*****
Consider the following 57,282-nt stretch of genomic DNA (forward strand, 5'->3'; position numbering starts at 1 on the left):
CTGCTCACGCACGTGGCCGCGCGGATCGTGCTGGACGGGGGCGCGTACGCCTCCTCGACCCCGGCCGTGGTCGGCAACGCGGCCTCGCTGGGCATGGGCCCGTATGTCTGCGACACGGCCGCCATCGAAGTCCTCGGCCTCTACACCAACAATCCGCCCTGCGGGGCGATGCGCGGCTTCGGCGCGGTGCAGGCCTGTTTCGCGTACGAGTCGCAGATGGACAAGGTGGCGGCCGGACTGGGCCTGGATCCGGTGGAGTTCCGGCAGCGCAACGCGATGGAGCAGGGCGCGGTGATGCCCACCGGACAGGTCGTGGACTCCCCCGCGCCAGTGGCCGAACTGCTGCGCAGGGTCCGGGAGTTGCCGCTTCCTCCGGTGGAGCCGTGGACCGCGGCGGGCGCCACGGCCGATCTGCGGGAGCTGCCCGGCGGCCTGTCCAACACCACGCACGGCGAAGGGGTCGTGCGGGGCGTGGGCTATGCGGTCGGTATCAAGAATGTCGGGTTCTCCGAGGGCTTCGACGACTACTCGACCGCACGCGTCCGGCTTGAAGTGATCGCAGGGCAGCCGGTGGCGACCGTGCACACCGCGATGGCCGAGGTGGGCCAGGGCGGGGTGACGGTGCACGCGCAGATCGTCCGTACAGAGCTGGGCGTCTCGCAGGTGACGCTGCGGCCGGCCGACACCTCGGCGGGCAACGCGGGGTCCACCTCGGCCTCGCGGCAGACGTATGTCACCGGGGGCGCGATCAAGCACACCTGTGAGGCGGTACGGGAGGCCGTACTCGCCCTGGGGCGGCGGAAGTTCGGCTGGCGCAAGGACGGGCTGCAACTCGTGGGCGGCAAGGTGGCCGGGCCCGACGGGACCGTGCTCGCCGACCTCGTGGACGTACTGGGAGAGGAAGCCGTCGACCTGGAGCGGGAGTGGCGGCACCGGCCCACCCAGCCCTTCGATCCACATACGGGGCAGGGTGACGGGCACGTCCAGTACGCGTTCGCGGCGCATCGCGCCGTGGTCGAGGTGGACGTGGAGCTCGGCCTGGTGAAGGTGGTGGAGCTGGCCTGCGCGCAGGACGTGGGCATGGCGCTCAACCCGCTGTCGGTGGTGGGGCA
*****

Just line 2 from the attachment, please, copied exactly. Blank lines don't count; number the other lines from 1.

CTGCTCACGCACGTGGCCGCGCGGATCGTGCTGGACGGGGGCGCGTACGCCTCCTCGACCCCGGCCGTGGTCGGCAACGCGGCCTCGCTGGGCATGGGCCCGTATGTCTGCGACACGGCCGCCATCGAAGTCCTCGGCCTCTACACCAACAATCCGCCCTGCGGGGCGATGCGCGGCTTCGGCGCGGTGCAGGCCTGTTTCGCGTACGAGTCGCAGATGGACAAGGTGGCGGCCGGACTGGGCCTGGATCCGGTGGAGTTCCGGCAGCGCAACGCGATGGAGCAGGGCGCGGTGATGCCCACCGGACAGGTCGTGGACTCCCCCGCGCCAGTGGCCGAACTGCTGCGCAGGGTCCGGGAGTTGCCGCTTCCTCCGGTGGAGCCGTGGACCGCGGCGGGCGCCACGGCCGATCTGCGGGAGCTGCCCGGCGGCCTGTCCAACACCACGCACGGCGAAGGGGTCGTGCGGGGCGTGGGCTATGCGGTCGGTATCAAGAATGTCGGGTTCTCCGAGGGCTTCGACGACTACTCGACCGCACGCGTCCGGCTTGAAGTGATCGCAGGGCAGCCGGTGGCGACCGTGCACACCGCGATGGCCGAGGTGGGCCAGGGCGGGGTGACGGTGCACGCGCAGATCGTCCGTACAGAGCTGGGCGTCTCGCAGGTGACGCTGCGGCCGGCCGACACCTCGGCGGGCAACGCGGGGTCCACCTCGGCCTCGCGGCAGACGTATGTCACCGGGGGCGCGATCAAGCACACCTGTGAGGCGGTACGGGAGGCCGTACTCGCCCTGGGGCGGCGGAAGTTCGGCTGGCGCAAGGACGGGCTGCAACTCGTGGGCGGCAAGGTGGCCGGGCCCGACGGGACCGTGCTCGCCGACCTCGTGGACGTACTGGGAGAGGAAGCCGTCGACCTGGAGCGGGAGTGGCGGCACCGGCCCACCCAGCCCTTCGATCCACATACGGGGCAGGGTGACGGGCACGTCCAGTACGCGTTCGCGGCGCATCGCGCCGTGGTCGAGGTGGACGTGGAGCTCGGCCTGGTGAAGGTGGTGGAGCTGGCCTGCGCGCAGGACGTGGGCATGGCGCTCAACCCGCTGTCGGTGGTGGGGCA